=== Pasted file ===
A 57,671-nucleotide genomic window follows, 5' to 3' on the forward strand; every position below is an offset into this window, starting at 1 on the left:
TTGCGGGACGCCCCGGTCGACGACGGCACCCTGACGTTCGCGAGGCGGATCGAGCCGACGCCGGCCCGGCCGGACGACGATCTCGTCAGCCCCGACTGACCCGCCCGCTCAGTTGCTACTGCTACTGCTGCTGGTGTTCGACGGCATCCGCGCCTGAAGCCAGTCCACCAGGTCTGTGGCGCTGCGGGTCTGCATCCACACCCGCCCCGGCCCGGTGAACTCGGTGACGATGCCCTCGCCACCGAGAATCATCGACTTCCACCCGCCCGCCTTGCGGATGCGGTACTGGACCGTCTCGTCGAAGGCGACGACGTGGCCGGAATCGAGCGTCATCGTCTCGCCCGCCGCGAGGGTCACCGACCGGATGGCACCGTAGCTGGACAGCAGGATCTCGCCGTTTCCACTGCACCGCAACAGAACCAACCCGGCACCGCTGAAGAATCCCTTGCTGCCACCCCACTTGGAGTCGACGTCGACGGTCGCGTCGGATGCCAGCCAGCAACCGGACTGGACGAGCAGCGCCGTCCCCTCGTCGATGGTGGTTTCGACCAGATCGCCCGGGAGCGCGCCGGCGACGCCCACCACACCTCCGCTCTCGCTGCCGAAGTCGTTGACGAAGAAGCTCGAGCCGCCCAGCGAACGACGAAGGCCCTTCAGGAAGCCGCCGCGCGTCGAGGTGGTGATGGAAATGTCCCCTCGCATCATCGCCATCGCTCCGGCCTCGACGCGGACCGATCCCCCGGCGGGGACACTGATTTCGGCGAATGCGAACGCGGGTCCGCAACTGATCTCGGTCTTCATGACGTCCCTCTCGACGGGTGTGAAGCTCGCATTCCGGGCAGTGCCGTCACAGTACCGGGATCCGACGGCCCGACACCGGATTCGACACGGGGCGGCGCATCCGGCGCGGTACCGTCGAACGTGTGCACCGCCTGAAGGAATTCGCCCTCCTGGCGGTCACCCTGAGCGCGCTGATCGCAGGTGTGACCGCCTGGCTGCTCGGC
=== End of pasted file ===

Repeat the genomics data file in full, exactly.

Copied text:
A 57,671-nucleotide genomic window follows, 5' to 3' on the forward strand; every position below is an offset into this window, starting at 1 on the left:
TTGCGGGACGCCCCGGTCGACGACGGCACCCTGACGTTCGCGAGGCGGATCGAGCCGACGCCGGCCCGGCCGGACGACGATCTCGTCAGCCCCGACTGACCCGCCCGCTCAGTTGCTACTGCTACTGCTGCTGGTGTTCGACGGCATCCGCGCCTGAAGCCAGTCCACCAGGTCTGTGGCGCTGCGGGTCTGCATCCACACCCGCCCCGGCCCGGTGAACTCGGTGACGATGCCCTCGCCACCGAGAATCATCGACTTCCACCCGCCCGCCTTGCGGATGCGGTACTGGACCGTCTCGTCGAAGGCGACGACGTGGCCGGAATCGAGCGTCATCGTCTCGCCCGCCGCGAGGGTCACCGACCGGATGGCACCGTAGCTGGACAGCAGGATCTCGCCGTTTCCACTGCACCGCAACAGAACCAACCCGGCACCGCTGAAGAATCCCTTGCTGCCACCCCACTTGGAGTCGACGTCGACGGTCGCGTCGGATGCCAGCCAGCAACCGGACTGGACGAGCAGCGCCGTCCCCTCGTCGATGGTGGTTTCGACCAGATCGCCCGGGAGCGCGCCGGCGACGCCCACCACACCTCCGCTCTCGCTGCCGAAGTCGTTGACGAAGAAGCTCGAGCCGCCCAGCGAACGACGAAGGCCCTTCAGGAAGCCGCCGCGCGTCGAGGTGGTGATGGAAATGTCCCCTCGCATCATCGCCATCGCTCCGGCCTCGACGCGGACCGATCCCCCGGCGGGGACACTGATTTCGGCGAATGCGAACGCGGGTCCGCAACTGATCTCGGTCTTCATGACGTCCCTCTCGACGGGTGTGAAGCTCGCATTCCGGGCAGTGCCGTCACAGTACCGGGATCCGACGGCCCGACACCGGATTCGACACGGGGCGGCGCATCCGGCGCGGTACCGTCGAACGTGTGCACCGCCTGAAGGAATTCGCCCTCCTGGCGGTCACCCTGAGCGCGCTGATCGCAGGTGTGACCGCCTGGCTGCTCGGC